Sensory And Physicochemical Study Of Carrot Leaf Sponge Cake

Aline Cristini dos Santos, Natália Norika Yassunaka, Suelen Pereira Ruiz, Vanessa Vivian de Almeida Schneider, Jesuí Vergílio Visentainer, Grasiele Scaramal Madrona


In this study, carrot leaf was incorporated into sponge cake. The objectives were the development of cakes and the sensory and physicochemical evaluation of them. Three products were developed: i. without carrot leaf addition (WOCL); ii. with carrot leaf addition (WCL); iii. with carrot leaf and lemon zest addition (CLLZ). Two cakes were sensory evaluated by a panel of 173 children (aged 5 to 13 years) by hedonic scale smiley faces. Data were evaluated by ANOVA and Tukey’s Test at 5% of significance. WCL and CLLZ scores were 4.66 and 4.56, respectively, and they were corresponded to an excellent acceptance. The most of the results of proximate composition was not statistically different among the samples of cakes (p <0.05). The antioxidant activities were in range of 0.88 to 1.73 µmol TE g–1 cake, and they were statistically different from each other. There was no difference among the texture values; however, there was a statistically significant increase of antioxidant activity in the WCL and CLLZ compared to WOCL. In light of this, the use of carrot leaf, especially in new infant cake products is an opportunity to avoid the waste and can improve the functional characteristics of the food.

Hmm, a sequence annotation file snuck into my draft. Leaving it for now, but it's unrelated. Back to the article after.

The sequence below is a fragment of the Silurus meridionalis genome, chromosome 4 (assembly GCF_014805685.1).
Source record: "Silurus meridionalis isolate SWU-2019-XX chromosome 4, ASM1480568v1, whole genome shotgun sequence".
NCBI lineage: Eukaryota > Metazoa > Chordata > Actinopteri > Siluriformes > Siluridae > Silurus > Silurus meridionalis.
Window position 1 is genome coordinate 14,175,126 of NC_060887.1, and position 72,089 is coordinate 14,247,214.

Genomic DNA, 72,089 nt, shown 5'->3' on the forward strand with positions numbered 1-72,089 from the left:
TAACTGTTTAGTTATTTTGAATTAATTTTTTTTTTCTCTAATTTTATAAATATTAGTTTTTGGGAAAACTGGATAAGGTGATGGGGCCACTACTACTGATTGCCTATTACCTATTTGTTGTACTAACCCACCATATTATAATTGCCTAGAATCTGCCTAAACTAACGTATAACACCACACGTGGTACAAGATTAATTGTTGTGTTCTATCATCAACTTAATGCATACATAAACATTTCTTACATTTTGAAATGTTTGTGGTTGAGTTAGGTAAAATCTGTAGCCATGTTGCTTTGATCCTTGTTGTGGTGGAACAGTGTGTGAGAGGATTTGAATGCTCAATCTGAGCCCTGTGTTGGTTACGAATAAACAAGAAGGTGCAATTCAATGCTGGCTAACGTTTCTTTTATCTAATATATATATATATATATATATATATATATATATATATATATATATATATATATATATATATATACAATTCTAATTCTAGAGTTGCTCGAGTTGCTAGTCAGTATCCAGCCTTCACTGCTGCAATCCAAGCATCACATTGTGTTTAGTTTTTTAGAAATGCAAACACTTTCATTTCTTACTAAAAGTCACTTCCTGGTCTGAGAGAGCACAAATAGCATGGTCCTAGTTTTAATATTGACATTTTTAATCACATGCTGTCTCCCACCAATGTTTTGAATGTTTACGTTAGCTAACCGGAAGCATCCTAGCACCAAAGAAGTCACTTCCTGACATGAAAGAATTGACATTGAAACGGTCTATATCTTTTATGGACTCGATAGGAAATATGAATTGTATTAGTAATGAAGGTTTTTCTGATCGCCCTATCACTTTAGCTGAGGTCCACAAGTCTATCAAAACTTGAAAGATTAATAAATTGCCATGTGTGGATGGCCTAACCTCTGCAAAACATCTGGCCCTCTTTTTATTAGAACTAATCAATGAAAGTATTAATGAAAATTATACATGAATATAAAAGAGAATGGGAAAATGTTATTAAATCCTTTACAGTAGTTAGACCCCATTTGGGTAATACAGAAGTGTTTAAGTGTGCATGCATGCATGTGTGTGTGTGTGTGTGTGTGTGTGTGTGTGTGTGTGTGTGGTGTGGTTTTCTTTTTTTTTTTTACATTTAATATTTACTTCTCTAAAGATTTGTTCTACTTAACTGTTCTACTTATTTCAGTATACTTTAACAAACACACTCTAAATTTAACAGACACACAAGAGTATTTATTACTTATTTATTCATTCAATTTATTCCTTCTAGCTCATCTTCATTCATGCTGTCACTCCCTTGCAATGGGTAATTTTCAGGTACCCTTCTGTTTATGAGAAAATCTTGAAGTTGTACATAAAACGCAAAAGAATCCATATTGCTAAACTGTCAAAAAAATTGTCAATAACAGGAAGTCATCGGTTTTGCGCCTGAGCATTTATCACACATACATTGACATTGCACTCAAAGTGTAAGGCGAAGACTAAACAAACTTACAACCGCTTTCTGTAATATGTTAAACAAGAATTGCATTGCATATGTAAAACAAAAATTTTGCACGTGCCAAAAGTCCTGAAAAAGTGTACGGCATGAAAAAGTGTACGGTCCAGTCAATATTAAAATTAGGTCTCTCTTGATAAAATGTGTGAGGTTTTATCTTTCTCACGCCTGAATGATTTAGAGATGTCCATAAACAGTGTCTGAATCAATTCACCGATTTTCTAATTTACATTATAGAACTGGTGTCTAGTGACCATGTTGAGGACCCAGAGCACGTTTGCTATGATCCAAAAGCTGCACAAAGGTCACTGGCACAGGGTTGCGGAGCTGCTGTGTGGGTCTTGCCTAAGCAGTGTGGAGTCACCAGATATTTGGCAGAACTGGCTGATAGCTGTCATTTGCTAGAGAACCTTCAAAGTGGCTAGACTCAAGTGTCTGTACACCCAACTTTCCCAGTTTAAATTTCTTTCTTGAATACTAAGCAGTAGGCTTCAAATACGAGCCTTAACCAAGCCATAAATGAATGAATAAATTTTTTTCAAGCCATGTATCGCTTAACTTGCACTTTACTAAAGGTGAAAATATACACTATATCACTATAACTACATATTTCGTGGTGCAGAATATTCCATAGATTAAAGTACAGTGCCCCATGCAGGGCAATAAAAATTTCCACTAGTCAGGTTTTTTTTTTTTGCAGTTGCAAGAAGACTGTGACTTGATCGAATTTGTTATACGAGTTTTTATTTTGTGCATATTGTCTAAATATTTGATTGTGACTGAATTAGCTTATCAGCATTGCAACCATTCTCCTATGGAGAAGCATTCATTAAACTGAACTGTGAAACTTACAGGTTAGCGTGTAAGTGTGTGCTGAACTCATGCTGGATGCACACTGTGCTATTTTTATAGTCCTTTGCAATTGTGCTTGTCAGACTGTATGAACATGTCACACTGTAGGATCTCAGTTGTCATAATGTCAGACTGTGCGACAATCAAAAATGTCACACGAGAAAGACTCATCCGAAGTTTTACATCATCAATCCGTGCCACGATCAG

Sensorial acceptability, texture/color parameters, antioxidant activity, by-products, development of food.

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DOI: 10.14685/rebrapa.v4i2.121


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